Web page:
John Finnie is one of many MSPs who are standing down at next month’s Holyrood election and I will be sorry to see him go.

That is because he has been the only Green MSP in the Scottish Parliament I have come across who has been prepared to have a proper dialogue and discussion with Scotland’s salmon farmers.

As far as the rest of the Green parliamentary group is concerned, I couldn’t get meetings, indeed I could hardly get responses to emails when I tried to engage with them on behalf of Scotland’s salmon farmers.

In environmental terms, that always struck me as odd. After all, fish farming evolved to help save wild fish stocks in our oceans and farmed salmon have a low carbon footprint, low water use and great feed conversion rates. If ever there was a green protein production industry, it is salmon farming, so why wouldn’t the MSPs want to meet us to discuss this?

But politically I felt it was an odd decision too. For MSPs to refuse to meet with a sector they don’t like showed a narrowness of vision and a prejudice that, I suspected, could easily come back to haunt them.

Not only that, but as far as our sector is concerned, they now appear blinkered, inflexible and intolerant – except, of course, for Mr Finnie – pursuing an opposition to salmon farming which seems based more on dogma than rationality.

But that is why the latest polls should worry us. Under some current forecasts, the Greens could get as many as 11 MSPs in the Scottish Parliament after May’s election.

Not only would that represent a bigger haul of Green MSPs than ever before but, with the SNP likely to struggle to get anywhere near a majority, those Green MSPs could provide Nicola Sturgeon with a lifeline.

Get those Greens on board, she will be urged, and the road to another independence referendum will be secure. She will not need telling that the best way to tie the Greens in is with a formal coalition deal, an SNP-Green government. If that happens, there will be Green cabinet secretaries, Green ministers and possibly even a Green Deputy First Minister.

Ms Sturgeon’s SNP administration has been hugely supportive of Scotland’s salmon farming sector. The government has long recognised the huge economic importance of salmon farming, particularly to remote rural communities and has backed it. Ministers have been critical too: they have demanded improvements and they have got them with the sector and the administration working well together.

But what will happen to that support if the SNP administration is not just tinged with green but has a Green Party vein running right the way through it?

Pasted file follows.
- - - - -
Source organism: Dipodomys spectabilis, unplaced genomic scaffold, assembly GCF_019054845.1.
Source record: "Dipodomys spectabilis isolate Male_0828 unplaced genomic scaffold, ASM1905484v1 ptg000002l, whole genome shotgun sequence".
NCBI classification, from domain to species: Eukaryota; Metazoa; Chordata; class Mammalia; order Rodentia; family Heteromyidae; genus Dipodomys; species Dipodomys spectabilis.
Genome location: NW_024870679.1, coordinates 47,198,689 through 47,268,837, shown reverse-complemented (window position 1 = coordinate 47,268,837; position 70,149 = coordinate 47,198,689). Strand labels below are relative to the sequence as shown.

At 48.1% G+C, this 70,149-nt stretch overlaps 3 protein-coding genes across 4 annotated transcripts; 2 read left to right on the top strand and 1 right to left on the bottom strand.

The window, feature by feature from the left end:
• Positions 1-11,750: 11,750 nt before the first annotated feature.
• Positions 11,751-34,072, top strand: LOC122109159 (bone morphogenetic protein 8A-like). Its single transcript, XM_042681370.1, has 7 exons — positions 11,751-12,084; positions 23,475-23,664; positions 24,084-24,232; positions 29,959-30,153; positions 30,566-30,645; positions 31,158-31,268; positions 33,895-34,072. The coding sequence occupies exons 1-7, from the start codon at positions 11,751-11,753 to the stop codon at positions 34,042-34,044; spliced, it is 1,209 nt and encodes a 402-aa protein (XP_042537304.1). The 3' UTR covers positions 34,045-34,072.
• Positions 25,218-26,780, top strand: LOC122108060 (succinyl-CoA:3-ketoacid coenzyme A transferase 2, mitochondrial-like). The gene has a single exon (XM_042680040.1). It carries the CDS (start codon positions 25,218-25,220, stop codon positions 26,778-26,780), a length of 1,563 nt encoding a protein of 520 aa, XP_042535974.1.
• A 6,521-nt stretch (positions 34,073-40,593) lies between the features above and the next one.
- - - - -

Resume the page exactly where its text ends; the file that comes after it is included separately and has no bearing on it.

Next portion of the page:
Nicola Sturgeon

Alex Salmond

Many observers saw the sudden emergence of Alex Salmond’s new Alba Party as a big blow to Green aspirations with independence-supporting non-SNP voters now more likely to be tempted more by Mr Salmond than Scottish Green leader Patrick Harvie. But I’m not so sure it is as clear cut as that. There are some SNP voters who were intending to vote SNP on the first vote and Green on the second and who might now be tempted by Alba, but this number will not be large.

I also do not believe there is much crossover between Green voters and supporters of Mr Salmond. The former First Minister’s approach to politics has been simple and flexible: he will always back any policy that furthers the independence cause, even if that infuriates the SNP’s more radical, fundamentalist base. This clashes with the Green approach, which is about principle over practicality, every time.

What seems likely is that Mr Salmond himself will get elected in the North East of Scotland, where he still has a residual personal vote, but that Alba will be lucky to get any other MSPs elected.

It is also distinctly possible that the feud between Ms Sturgeon and Mr Salmond will succeed in driving some voters away from the SNP and Alba altogether, leaving them with little choice but to support the Greens. If that happens, then the decent clutch of seats the Greens crave will not be out of reach for the party.

It is also worth factoring in the context of an exhausted government; a party that has been in power for 14 years; a First Minister wearied by the pandemic and the feud with her former mentor; and a rival party worn out by these last five years in opposition.

One SNP insider told me the atmosphere at Holyrood had become “toxic” with no party trusting anything any other party said and all trying all sorts of dirty tricks to undermine their opponents.

It was this, he said – more than anything – that made the prospect of another term of minority government seem so unappealing. That is why an SNP-Green coalition is still a strong possibility and it is one that should worry Scotland’s salmon farmers.

The lessons from around the world, in British Columbia in particular, are clear: salmon farmers cannot afford to lose the backing of the governments where they farm.

That is why the SSPO will be making sure that every candidate in the areas where our members farm knows how important this sector is, not just in economic terms but in community terms and through the whole supply chain too.

We want discussion, we want debate: we want to tell everyone about the great environmental story we have to tell. We want to explain the successes and explain why our critics are wrong.

One way of doing that is through face-to-face meetings with MSPs and parliamentarians but, if they won’t engage then we will find other ways of doing that.

I really hope Mr Finnie enjoys his retirement but I also hope that, if he is replaced with new Green MSPs, they adopt his open, accommodating and consensual approach to dealing with our sector. Otherwise, it could be a very long four years until the next election.

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